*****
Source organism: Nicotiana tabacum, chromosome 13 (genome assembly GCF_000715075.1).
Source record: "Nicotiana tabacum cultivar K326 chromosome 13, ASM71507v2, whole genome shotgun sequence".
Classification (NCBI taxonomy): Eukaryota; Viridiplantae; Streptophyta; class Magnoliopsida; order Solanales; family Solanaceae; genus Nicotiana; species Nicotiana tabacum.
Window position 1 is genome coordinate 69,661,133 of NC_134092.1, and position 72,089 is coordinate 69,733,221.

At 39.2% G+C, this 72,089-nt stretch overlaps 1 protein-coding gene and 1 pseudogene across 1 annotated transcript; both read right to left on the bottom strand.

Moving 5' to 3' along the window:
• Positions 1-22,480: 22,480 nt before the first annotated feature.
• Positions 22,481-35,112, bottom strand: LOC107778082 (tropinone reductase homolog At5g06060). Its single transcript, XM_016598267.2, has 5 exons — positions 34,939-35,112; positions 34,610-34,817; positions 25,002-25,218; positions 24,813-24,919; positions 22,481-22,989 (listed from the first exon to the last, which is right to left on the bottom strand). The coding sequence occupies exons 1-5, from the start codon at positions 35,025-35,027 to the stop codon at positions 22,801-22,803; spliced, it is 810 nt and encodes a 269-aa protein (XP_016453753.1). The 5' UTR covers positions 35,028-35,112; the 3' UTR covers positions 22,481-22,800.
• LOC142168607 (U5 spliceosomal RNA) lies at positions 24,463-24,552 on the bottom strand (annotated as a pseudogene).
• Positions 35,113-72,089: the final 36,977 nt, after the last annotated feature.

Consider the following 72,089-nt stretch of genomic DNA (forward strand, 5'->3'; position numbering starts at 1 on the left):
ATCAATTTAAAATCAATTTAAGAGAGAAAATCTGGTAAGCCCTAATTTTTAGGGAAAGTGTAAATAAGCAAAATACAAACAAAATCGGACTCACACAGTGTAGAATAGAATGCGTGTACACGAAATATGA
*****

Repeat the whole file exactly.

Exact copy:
Source organism: Nicotiana tabacum, chromosome 13 (genome assembly GCF_000715075.1).
Source record: "Nicotiana tabacum cultivar K326 chromosome 13, ASM71507v2, whole genome shotgun sequence".
Classification (NCBI taxonomy): Eukaryota; Viridiplantae; Streptophyta; class Magnoliopsida; order Solanales; family Solanaceae; genus Nicotiana; species Nicotiana tabacum.
Window position 1 is genome coordinate 69,661,133 of NC_134092.1, and position 72,089 is coordinate 69,733,221.

At 39.2% G+C, this 72,089-nt stretch overlaps 1 protein-coding gene and 1 pseudogene across 1 annotated transcript; both read right to left on the bottom strand.

Moving 5' to 3' along the window:
• Positions 1-22,480: 22,480 nt before the first annotated feature.
• Positions 22,481-35,112, bottom strand: LOC107778082 (tropinone reductase homolog At5g06060). Its single transcript, XM_016598267.2, has 5 exons — positions 34,939-35,112; positions 34,610-34,817; positions 25,002-25,218; positions 24,813-24,919; positions 22,481-22,989 (listed from the first exon to the last, which is right to left on the bottom strand). The coding sequence occupies exons 1-5, from the start codon at positions 35,025-35,027 to the stop codon at positions 22,801-22,803; spliced, it is 810 nt and encodes a 269-aa protein (XP_016453753.1). The 5' UTR covers positions 35,028-35,112; the 3' UTR covers positions 22,481-22,800.
• LOC142168607 (U5 spliceosomal RNA) lies at positions 24,463-24,552 on the bottom strand (annotated as a pseudogene).
• Positions 35,113-72,089: the final 36,977 nt, after the last annotated feature.

Consider the following 72,089-nt stretch of genomic DNA (forward strand, 5'->3'; position numbering starts at 1 on the left):
ATCAATTTAAAATCAATTTAAGAGAGAAAATCTGGTAAGCCCTAATTTTTAGGGAAAGTGTAAATAAGCAAAATACAAACAAAATCGGACTCACACAGTGTAGAATAGAATGCGTGTACACGAAATATGA